- Fiona Duncan, Hotel expert
Brown’s consists of eleven townhouses occupying two parallel streets off Piccadilly: Albemarle Street, home to the hotel's main entrance, and Dover Street, which also has an entrance, manned during the day but not 24 hours.
Style & character
Brown’s Hotel was founded 175 years ago by the former valet to Lord Byron. It was the place where Agatha Christie stayed, Alexander Graham Bell made the first ever telephone call, and Rudyard Kipling completed The Jungle Book. In 2005 it was bought by Rocco Forte and redecorated by his sister, Olga Polizzi, retaining the dark mahogany panelling and fittings on the ground floor, but adding modern furnishings and notable modern art: a collection of over 50 black and white fashion photographs by Terence Donovan in the Donovan Bar and works by Tracy Emin, John Rankin and other notable British artists in Hix Mayfair. The ground floor is full of chatter and buzz and remains highly popular for its afternoon teas.
Service & facilities
The doormen and reception staff were particularly friendly and helpful; a glitch occurred when a porter let himself into my room to collect something without checking that it was occupied, but apart from that, service was excellent. As well as Hix Mayfair and the Donovan Bar, the hotel has a spacious English tea room. It can transport guests in its own chauffeur driven Rolls-Royce.
- Fitness centre
- Room service
Stylish and sophisticated, with cream carpets, cosy sleigh beds, antique dressers, modern lighting and high windows. Rooms awaiting children are equipped with new toys, personalised presents, mini bathrobes and slippers, and gingerbread men with the child's name on, making Brown’s an excellent choice for families.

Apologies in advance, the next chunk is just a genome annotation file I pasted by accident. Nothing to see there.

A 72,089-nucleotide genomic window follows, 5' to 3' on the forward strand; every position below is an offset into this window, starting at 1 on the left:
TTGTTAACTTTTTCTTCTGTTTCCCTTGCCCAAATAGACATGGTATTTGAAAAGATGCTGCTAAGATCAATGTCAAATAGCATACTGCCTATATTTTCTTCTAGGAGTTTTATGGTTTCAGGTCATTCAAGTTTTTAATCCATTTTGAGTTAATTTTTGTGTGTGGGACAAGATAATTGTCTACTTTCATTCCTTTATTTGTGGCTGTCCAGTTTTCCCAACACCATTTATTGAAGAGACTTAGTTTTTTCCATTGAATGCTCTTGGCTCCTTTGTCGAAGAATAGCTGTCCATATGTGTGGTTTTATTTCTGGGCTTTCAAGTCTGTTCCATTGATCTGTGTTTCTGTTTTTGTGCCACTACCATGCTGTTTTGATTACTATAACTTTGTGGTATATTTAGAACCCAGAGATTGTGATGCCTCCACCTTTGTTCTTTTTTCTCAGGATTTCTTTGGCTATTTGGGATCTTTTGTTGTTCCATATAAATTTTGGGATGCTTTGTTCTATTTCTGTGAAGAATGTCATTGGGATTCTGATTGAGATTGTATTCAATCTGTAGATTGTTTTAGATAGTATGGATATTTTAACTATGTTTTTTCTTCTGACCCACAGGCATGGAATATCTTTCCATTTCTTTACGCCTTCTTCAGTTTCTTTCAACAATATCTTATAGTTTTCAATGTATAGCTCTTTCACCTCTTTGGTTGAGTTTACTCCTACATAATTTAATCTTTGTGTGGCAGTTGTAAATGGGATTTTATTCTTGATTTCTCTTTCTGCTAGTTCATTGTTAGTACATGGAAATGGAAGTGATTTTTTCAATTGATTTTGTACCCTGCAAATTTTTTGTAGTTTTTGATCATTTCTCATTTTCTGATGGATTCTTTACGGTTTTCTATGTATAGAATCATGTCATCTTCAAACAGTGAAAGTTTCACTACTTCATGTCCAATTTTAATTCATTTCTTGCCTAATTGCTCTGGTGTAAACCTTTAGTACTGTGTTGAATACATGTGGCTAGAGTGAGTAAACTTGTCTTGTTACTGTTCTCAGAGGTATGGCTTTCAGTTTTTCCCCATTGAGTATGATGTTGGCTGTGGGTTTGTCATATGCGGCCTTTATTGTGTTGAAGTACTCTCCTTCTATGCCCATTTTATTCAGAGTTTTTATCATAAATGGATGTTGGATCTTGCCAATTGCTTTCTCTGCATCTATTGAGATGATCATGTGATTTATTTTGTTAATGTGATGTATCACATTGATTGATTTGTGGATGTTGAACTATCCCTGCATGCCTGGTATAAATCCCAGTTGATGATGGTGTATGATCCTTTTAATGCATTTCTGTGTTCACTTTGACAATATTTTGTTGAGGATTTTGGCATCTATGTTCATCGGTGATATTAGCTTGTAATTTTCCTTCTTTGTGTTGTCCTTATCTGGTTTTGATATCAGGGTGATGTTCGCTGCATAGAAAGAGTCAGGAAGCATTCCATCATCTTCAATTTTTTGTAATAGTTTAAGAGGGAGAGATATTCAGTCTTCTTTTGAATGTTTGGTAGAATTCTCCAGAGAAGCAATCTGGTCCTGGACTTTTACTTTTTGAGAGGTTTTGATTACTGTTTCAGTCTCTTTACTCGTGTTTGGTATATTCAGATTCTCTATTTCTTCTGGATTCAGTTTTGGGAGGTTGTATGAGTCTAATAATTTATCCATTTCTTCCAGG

Your passport to a better trip
Food & drink
The restaurant is operated by Brown’s but overseen by Mark Hix, whose menu shows his abiding interest in ingredients with provenance, and included such wild food as sea purslane, ramsoms and alexanders. In the past, as is often the case with ‘chain’ celebrity restaurants, the food on our plates was rather more run of the mill than we had expected, though a more recent meal was spot on.
Value for money
Brown’s are adept at innovative packages, and these offer good value for money. They also offer interesting events: Saturday art tours of Mayfair, including lunch, are superb, as are Mark Hix's popular carving masterclasses.
Doubles from £420. Breakfast not included - priced from £26. Free Wi-Fi.
Access for guests with disabilities?
Yes; lifts and adapted bedrooms.
Yes. Brown’s grand interconnecting suites are ideal for families looking for luxury; rooms are vast and service – especially for children – is charmingly personalised. Expect sheets embroidered with princesses or pirates, and a play tent, toys and biscuits bearing the name of your child waiting in the room on arrival. All Rocco Forte hotels feature high-quality picture books, specially commissioned for each property, based on fictional characters who live in the hotel – Brown’s has Albemarle, the monkey (a shout-out to Rudyard Kipling, who wrote The Jungle Book in the hotel).
The concierges across the group have been briefed to focus on a repertoire of child-friendly activities, and our man at Brown’s did not disappoint: within seconds he had a car to take us to the Serpentine to feed the birds when he noticed two small children who needed fresh air before dinner, but he also offered an encyclopaedic knowledge of London’s best museums and events for children. The hotel can also organise child-friendly city tours, which are popular so should be booked ahead.
The hotel’s Hix restaurant offers a sophisticated and surprisingly reasonably priced menu for children.
It is difficult to think of a chain that is commissioning more charming bespoke entertainment for children.